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(19) Exporting revolutions(3)

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Not only did the CCP export revolutions to Africa and Latin America, but it also spent a great deal of effort to gain influence over Albania, another communist country. As early as when Nikita Khrushchev gave his secret speech marking the era of de-Stalinization, Albania was ideologically aligned with the CCP. Mao was greatly pleased, and thus he began the program of giving “aid” to Albania, regardless of the cost.

Xinhua News Agency reporter Wang Hongqi wrote, “From 1954 to 1978, China provided financial aid to the Party of Labour of Albania 75 times; the sum in the agreement was more than 10 billion Chinese yuan.”

At the time, the population of Albania was only around two million, which meant each person received the equivalent of four thousand Chinese yuan. On the other hand, the average annual income of a Chinese person at the time was no more than two hundred yuan. Within this period, China was also experiencing the Great Leap Forward and the resulting famine, as well as the economic collapse caused by Mao’s Cultural Revolution.

During the Great Famine, China used its extremely scarce hard currency foreign reserves to import food supplies. In 1962, Rez Millie, the Albanian ambassador to China, demanded aid in food supplies. Under the command of Party vice chairman Liu, the Chinese ship carrying wheat purchased from Canada and due for China changed course and unloaded the wheat at an Albanian port. [22]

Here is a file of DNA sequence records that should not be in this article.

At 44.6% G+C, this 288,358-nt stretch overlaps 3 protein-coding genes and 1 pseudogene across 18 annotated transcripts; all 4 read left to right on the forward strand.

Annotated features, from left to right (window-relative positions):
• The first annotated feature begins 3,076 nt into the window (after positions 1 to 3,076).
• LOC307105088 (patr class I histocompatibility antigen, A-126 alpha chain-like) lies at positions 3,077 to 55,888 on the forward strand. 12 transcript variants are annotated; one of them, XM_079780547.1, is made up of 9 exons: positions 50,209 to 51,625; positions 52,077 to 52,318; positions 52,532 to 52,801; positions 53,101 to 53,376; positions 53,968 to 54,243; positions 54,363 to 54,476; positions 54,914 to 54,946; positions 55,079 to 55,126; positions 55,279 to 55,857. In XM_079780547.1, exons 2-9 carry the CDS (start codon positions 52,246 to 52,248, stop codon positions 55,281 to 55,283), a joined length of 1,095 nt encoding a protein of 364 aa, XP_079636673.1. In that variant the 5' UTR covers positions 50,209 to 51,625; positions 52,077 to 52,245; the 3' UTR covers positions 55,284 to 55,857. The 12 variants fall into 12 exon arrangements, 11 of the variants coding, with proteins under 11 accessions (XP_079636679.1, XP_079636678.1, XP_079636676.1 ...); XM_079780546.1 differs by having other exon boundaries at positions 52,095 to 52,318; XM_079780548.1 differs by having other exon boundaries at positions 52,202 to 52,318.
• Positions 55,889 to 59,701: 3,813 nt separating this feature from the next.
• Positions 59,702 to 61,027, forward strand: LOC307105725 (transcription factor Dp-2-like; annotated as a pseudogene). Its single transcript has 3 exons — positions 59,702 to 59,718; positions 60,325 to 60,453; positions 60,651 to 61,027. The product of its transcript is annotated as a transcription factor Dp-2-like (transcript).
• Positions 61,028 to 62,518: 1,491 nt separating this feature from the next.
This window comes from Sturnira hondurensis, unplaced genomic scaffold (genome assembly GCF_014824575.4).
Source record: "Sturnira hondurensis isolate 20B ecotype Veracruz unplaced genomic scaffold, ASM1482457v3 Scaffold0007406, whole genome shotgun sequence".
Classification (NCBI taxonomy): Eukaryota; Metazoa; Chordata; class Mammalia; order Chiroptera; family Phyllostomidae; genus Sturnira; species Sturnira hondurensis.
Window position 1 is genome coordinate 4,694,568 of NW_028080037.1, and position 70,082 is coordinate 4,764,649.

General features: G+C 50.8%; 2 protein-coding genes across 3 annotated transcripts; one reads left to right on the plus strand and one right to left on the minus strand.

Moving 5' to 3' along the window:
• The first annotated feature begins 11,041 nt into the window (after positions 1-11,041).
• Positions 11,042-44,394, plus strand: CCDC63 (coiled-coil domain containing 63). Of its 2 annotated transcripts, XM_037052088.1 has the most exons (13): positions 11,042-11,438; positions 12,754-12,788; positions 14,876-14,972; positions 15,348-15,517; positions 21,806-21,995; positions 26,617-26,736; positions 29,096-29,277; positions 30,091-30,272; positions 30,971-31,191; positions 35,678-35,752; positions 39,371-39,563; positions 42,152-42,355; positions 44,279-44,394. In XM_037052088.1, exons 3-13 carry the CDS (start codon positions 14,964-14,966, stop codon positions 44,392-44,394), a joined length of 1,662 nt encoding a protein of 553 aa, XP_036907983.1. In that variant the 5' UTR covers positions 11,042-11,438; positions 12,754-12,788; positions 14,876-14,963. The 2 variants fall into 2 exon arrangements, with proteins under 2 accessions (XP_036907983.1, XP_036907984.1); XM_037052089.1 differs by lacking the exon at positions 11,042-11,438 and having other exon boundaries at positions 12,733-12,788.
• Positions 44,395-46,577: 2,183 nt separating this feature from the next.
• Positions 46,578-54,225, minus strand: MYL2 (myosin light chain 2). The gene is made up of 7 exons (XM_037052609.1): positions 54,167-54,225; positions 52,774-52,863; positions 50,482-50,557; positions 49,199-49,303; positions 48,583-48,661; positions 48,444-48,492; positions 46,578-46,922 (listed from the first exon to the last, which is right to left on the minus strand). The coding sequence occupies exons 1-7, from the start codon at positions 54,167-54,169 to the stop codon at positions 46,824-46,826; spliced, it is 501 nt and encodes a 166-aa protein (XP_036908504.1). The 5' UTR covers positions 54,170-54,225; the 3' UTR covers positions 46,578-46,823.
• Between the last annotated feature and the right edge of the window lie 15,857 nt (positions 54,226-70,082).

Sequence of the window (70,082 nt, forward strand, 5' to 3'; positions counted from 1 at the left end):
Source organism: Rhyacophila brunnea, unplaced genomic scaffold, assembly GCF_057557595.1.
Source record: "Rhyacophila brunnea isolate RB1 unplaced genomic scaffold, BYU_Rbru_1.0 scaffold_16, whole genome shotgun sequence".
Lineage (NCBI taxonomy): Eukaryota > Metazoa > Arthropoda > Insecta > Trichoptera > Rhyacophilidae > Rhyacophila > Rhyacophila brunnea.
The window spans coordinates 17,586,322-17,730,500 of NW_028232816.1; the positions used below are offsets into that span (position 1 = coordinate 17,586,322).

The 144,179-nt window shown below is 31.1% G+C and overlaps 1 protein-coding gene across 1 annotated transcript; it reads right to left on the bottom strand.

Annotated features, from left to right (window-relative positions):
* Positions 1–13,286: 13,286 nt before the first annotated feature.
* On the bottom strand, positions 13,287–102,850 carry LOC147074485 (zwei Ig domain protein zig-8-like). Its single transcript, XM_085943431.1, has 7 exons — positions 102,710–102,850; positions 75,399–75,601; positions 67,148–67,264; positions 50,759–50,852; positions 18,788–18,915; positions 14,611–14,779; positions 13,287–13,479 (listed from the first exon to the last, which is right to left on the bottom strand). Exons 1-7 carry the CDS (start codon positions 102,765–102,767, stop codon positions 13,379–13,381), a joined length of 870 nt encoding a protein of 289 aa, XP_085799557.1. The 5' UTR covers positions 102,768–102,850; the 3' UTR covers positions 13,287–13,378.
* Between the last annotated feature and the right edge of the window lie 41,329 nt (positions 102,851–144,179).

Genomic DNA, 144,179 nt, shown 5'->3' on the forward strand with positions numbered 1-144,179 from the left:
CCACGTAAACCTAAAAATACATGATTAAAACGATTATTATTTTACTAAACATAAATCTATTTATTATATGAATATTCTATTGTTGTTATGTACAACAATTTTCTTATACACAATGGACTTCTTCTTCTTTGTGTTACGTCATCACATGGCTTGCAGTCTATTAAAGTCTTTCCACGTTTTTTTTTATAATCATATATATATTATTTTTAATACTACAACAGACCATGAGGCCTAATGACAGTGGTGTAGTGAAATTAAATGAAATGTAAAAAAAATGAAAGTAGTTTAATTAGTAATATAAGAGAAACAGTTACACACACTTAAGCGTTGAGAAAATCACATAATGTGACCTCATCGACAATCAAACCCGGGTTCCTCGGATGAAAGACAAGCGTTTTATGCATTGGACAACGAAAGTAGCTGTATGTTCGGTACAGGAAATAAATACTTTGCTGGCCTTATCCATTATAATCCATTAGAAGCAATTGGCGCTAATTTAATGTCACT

Meanwhile, Albania took the CCP’s aid for granted and wasted it. The enormous amount of steel, machine equipment, and precision instruments sent from China were left exposed to the elements. Albanian officials were dismissive: “It’s of little importance. If it breaks or disappears, China will simply give us more.”

China helped Albania construct a textile factory, but Albania did not have cotton, so China had to use its foreign reserves to buy cotton for Albania. On one occasion, the vice president of Albania, Adil Çarçani, asked Di Biao, the Chinese ambassador in Albania at the time, to replace major equipment at a fertilizer factory, and demanded that the equipment be from Italy. China then bought machines from Italy and installed them for Albania.

Such so-called aid only instills greed and laziness in the recipient. In October 1974, Albania demanded a loan of five billion yuan from China. At the time, it was late in the Cultural Revolution, and China’s economy had collapsed almost completely. In the end, China still decided to lend one billion yuan. However, Albania was greatly unsatisfied and started an anti-Chinese movement in its country with slogans like “We shall never bow our heads in the face of economic pressure from a foreign country.” It also declined to support China with petroleum and asphalt.

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The socialist system in Eastern Europe was entirely a product of the Soviet Union. After World War II, according to the division of power laid down at the Yalta Conference, Eastern Europe was handed over to the Soviet Union.

In 1956, after Khrushchev’s secret speech, Poland was the first country where protests broke out. After protests by factory workers, a crackdown, and apologies from the government, Poland elected Władysław Gomułka, who was hawkish on the Soviet Union and willing to stand up to Khrushchev.

An attempted revolution in Hungary then took place in October 1956. A group of students gathered and toppled the bronze statue of Stalin in Budapest. Soon after, many joined the protest and clashed with police. Police opened fire, and at least 100 protesters were killed.

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